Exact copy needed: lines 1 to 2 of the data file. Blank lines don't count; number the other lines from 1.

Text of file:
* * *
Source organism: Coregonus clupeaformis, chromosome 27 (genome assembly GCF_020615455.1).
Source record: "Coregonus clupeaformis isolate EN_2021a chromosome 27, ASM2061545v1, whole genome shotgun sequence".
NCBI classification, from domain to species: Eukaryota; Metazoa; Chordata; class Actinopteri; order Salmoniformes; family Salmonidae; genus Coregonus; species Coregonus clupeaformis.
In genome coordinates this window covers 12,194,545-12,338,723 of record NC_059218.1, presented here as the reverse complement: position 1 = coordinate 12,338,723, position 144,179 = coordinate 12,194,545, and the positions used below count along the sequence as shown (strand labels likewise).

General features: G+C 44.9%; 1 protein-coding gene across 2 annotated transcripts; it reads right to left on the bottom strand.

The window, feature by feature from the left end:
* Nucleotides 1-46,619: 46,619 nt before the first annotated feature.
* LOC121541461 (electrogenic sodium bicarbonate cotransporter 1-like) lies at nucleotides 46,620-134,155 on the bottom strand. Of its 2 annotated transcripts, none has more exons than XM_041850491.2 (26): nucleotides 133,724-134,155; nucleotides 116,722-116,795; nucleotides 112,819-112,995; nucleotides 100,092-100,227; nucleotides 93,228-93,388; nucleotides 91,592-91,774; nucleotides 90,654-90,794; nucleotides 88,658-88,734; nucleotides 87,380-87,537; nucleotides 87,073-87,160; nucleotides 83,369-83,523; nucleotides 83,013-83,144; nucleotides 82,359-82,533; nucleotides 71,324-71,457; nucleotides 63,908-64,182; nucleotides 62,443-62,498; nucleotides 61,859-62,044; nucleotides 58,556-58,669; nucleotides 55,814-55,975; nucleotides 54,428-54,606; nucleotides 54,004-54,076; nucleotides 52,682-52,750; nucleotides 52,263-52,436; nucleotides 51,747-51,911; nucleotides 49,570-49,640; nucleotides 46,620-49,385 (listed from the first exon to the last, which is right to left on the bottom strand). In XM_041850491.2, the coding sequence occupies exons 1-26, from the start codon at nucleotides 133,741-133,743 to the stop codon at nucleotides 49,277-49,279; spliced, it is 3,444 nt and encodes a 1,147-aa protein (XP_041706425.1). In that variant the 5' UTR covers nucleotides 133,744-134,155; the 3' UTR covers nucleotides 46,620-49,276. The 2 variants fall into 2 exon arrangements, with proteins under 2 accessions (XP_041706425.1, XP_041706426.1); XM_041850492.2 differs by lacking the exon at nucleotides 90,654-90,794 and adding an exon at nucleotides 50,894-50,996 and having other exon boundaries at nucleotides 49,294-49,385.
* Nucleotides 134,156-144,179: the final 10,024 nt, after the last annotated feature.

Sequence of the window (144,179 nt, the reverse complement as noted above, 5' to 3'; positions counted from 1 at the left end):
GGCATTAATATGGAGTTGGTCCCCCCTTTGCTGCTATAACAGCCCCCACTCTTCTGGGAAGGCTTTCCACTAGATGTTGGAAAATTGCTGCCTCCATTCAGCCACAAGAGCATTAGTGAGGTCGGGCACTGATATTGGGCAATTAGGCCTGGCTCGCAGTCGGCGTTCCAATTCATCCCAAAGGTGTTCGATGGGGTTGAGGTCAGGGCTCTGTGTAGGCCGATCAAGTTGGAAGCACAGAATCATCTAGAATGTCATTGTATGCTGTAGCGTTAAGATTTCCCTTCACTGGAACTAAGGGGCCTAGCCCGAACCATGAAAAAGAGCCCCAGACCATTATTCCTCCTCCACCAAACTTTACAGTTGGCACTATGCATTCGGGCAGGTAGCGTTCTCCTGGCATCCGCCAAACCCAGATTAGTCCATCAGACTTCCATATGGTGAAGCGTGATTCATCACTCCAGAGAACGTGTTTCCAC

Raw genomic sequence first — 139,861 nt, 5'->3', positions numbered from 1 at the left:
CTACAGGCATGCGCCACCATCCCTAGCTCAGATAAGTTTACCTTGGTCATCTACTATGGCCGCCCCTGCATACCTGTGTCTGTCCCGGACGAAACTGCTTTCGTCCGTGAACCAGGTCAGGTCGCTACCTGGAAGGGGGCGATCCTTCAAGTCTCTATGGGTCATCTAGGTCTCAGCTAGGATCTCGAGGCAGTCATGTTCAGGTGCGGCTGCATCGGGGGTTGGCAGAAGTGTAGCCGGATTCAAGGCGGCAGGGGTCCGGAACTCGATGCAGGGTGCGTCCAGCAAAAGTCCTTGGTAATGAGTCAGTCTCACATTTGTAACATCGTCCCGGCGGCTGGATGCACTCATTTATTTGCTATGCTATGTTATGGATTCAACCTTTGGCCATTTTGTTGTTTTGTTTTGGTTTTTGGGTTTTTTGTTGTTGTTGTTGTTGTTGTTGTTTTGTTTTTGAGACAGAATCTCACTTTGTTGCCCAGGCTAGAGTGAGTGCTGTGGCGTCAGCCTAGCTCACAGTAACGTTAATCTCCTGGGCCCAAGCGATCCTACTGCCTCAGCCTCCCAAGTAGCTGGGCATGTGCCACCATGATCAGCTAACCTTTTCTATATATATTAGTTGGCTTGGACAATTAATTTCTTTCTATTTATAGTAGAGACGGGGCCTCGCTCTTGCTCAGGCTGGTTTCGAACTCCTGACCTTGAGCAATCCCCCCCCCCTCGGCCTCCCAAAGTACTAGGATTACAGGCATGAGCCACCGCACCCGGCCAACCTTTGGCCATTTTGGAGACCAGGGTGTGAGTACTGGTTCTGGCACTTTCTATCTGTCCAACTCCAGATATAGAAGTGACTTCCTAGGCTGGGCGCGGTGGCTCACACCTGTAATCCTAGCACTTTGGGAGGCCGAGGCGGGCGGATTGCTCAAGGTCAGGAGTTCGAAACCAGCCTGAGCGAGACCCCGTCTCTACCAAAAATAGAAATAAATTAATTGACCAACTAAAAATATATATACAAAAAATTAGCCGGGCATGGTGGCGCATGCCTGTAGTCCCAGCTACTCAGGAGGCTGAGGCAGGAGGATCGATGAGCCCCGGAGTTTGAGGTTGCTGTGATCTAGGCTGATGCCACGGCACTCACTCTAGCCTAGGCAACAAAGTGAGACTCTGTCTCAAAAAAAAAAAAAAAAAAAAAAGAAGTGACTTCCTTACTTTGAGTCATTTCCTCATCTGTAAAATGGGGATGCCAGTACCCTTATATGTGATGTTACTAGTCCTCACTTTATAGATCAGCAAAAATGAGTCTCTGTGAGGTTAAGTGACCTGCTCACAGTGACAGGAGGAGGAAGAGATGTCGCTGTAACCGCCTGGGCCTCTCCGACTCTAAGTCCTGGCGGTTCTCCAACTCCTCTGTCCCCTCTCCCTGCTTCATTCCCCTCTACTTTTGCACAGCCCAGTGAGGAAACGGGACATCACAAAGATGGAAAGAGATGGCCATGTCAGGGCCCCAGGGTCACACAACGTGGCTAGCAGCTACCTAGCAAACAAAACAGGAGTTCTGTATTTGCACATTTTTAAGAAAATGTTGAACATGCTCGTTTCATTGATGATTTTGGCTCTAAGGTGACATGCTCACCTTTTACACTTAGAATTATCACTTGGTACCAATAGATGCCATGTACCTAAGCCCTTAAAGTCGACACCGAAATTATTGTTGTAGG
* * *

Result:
Source organism: Coregonus clupeaformis, chromosome 27 (genome assembly GCF_020615455.1).
Source record: "Coregonus clupeaformis isolate EN_2021a chromosome 27, ASM2061545v1, whole genome shotgun sequence".